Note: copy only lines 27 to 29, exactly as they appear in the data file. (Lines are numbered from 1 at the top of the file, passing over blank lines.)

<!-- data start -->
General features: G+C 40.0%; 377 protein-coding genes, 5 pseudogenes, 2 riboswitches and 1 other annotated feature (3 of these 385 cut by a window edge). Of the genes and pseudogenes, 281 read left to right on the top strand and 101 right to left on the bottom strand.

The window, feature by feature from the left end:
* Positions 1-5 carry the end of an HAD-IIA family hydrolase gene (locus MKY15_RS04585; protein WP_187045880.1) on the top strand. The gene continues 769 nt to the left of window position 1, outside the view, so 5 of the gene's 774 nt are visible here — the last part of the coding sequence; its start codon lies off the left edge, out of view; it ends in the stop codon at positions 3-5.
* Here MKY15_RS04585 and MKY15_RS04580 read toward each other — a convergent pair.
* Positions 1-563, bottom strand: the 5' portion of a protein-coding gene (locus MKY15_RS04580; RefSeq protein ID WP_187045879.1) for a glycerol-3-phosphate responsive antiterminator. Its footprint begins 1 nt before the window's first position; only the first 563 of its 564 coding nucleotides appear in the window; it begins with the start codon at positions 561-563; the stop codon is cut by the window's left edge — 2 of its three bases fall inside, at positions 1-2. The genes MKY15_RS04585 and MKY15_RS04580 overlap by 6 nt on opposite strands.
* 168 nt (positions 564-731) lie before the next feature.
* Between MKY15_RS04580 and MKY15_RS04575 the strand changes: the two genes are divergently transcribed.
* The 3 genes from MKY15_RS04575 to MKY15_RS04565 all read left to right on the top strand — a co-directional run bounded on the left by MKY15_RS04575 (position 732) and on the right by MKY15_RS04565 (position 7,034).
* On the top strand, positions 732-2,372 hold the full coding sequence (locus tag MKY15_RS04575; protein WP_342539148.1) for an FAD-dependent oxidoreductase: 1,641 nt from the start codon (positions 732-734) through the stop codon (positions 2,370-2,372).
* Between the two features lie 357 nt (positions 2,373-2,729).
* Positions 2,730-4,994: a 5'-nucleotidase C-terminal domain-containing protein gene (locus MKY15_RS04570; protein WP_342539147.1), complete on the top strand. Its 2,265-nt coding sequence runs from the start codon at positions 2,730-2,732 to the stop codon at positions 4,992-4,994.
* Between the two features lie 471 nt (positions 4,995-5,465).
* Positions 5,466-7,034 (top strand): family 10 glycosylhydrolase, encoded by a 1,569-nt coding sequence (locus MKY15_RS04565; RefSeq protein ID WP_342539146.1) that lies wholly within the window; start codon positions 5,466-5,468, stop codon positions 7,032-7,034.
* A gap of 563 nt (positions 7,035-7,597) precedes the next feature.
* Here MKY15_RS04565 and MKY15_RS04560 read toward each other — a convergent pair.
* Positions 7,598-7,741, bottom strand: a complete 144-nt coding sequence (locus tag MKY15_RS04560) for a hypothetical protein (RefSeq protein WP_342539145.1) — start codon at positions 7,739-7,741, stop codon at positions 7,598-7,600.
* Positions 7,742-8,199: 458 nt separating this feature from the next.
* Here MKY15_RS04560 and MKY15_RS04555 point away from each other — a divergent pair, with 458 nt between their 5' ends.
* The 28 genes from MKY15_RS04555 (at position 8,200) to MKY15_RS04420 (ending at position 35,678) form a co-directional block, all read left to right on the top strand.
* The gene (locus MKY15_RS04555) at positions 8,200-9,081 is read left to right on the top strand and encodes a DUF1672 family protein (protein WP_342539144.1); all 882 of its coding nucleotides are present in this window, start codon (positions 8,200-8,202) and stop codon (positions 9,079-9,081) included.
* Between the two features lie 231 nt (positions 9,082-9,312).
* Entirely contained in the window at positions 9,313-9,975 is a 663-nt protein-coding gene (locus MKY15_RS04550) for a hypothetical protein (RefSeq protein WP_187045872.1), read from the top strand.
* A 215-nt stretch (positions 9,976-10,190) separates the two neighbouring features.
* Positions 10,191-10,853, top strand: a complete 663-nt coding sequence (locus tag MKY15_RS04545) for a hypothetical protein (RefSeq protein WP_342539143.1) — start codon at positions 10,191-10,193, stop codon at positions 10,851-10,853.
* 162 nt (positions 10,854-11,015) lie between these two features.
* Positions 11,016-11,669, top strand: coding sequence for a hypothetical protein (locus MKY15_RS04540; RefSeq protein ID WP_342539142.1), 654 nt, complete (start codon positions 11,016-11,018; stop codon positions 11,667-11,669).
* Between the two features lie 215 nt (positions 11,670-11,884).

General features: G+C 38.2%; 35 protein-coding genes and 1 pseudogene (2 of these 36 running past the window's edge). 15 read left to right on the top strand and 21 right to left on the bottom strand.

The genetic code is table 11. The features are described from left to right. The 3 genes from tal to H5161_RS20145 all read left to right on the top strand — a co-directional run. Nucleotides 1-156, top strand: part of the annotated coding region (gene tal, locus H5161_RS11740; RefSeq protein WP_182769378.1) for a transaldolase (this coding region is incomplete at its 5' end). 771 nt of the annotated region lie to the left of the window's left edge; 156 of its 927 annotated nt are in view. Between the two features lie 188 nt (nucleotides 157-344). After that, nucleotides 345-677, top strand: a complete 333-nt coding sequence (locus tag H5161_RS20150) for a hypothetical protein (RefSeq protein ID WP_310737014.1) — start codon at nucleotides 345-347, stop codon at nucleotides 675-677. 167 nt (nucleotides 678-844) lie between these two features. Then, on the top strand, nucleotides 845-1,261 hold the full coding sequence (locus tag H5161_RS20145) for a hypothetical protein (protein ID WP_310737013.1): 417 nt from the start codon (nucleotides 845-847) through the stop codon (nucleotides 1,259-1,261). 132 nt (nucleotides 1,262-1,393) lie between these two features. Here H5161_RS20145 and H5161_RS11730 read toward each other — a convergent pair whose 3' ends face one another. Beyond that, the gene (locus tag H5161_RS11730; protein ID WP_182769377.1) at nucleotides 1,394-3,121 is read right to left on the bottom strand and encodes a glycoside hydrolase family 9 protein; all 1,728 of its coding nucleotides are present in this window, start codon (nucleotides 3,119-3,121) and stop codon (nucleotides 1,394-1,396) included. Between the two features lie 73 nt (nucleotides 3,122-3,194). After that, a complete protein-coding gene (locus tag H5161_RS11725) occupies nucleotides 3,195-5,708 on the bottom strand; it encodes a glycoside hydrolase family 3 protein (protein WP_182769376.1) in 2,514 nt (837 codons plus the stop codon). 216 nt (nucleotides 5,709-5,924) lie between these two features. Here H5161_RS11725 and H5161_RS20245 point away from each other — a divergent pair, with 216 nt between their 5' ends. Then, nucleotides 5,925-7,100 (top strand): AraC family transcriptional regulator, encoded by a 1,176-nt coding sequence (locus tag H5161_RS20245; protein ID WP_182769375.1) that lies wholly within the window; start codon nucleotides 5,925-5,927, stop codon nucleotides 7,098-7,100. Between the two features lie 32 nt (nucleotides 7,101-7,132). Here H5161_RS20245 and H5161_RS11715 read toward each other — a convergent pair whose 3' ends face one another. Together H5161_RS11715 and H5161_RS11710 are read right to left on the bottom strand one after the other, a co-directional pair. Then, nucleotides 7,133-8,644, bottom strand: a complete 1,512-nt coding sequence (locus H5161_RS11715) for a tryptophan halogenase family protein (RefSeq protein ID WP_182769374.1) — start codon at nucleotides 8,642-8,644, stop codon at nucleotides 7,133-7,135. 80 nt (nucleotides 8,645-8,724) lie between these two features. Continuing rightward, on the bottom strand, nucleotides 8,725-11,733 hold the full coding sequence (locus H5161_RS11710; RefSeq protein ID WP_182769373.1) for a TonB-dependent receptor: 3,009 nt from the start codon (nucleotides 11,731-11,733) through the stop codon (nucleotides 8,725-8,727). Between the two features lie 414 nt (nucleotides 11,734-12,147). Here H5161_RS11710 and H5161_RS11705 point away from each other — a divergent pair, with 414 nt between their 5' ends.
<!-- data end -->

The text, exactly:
* Between the two features lie 215 nt (positions 11,670-11,884).

General features: G+C 38.2%; 35 protein-coding genes and 1 pseudogene (2 of these 36 running past the window's edge). 15 read left to right on the top strand and 21 right to left on the bottom strand.

The genetic code is table 11. The features are described from left to right. The 3 genes from tal to H5161_RS20145 all read left to right on the top strand — a co-directional run. Nucleotides 1-156, top strand: part of the annotated coding region (gene tal, locus H5161_RS11740; RefSeq protein WP_182769378.1) for a transaldolase (this coding region is incomplete at its 5' end). 771 nt of the annotated region lie to the left of the window's left edge; 156 of its 927 annotated nt are in view. Between the two features lie 188 nt (nucleotides 157-344). After that, nucleotides 345-677, top strand: a complete 333-nt coding sequence (locus tag H5161_RS20150) for a hypothetical protein (RefSeq protein ID WP_310737014.1) — start codon at nucleotides 345-347, stop codon at nucleotides 675-677. 167 nt (nucleotides 678-844) lie between these two features. Then, on the top strand, nucleotides 845-1,261 hold the full coding sequence (locus tag H5161_RS20145) for a hypothetical protein (protein ID WP_310737013.1): 417 nt from the start codon (nucleotides 845-847) through the stop codon (nucleotides 1,259-1,261). 132 nt (nucleotides 1,262-1,393) lie between these two features. Here H5161_RS20145 and H5161_RS11730 read toward each other — a convergent pair whose 3' ends face one another. Beyond that, the gene (locus tag H5161_RS11730; protein ID WP_182769377.1) at nucleotides 1,394-3,121 is read right to left on the bottom strand and encodes a glycoside hydrolase family 9 protein; all 1,728 of its coding nucleotides are present in this window, start codon (nucleotides 3,119-3,121) and stop codon (nucleotides 1,394-1,396) included. Between the two features lie 73 nt (nucleotides 3,122-3,194). After that, a complete protein-coding gene (locus tag H5161_RS11725) occupies nucleotides 3,195-5,708 on the bottom strand; it encodes a glycoside hydrolase family 3 protein (protein WP_182769376.1) in 2,514 nt (837 codons plus the stop codon). 216 nt (nucleotides 5,709-5,924) lie between these two features. Here H5161_RS11725 and H5161_RS20245 point away from each other — a divergent pair, with 216 nt between their 5' ends. Then, nucleotides 5,925-7,100 (top strand): AraC family transcriptional regulator, encoded by a 1,176-nt coding sequence (locus tag H5161_RS20245; protein ID WP_182769375.1) that lies wholly within the window; start codon nucleotides 5,925-5,927, stop codon nucleotides 7,098-7,100. Between the two features lie 32 nt (nucleotides 7,101-7,132). Here H5161_RS20245 and H5161_RS11715 read toward each other — a convergent pair whose 3' ends face one another. Together H5161_RS11715 and H5161_RS11710 are read right to left on the bottom strand one after the other, a co-directional pair. Then, nucleotides 7,133-8,644, bottom strand: a complete 1,512-nt coding sequence (locus H5161_RS11715) for a tryptophan halogenase family protein (RefSeq protein ID WP_182769374.1) — start codon at nucleotides 8,642-8,644, stop codon at nucleotides 7,133-7,135. 80 nt (nucleotides 8,645-8,724) lie between these two features. Continuing rightward, on the bottom strand, nucleotides 8,725-11,733 hold the full coding sequence (locus H5161_RS11710; RefSeq protein ID WP_182769373.1) for a TonB-dependent receptor: 3,009 nt from the start codon (nucleotides 11,731-11,733) through the stop codon (nucleotides 8,725-8,727). Between the two features lie 414 nt (nucleotides 11,734-12,147). Here H5161_RS11710 and H5161_RS11705 point away from each other — a divergent pair, with 414 nt between their 5' ends.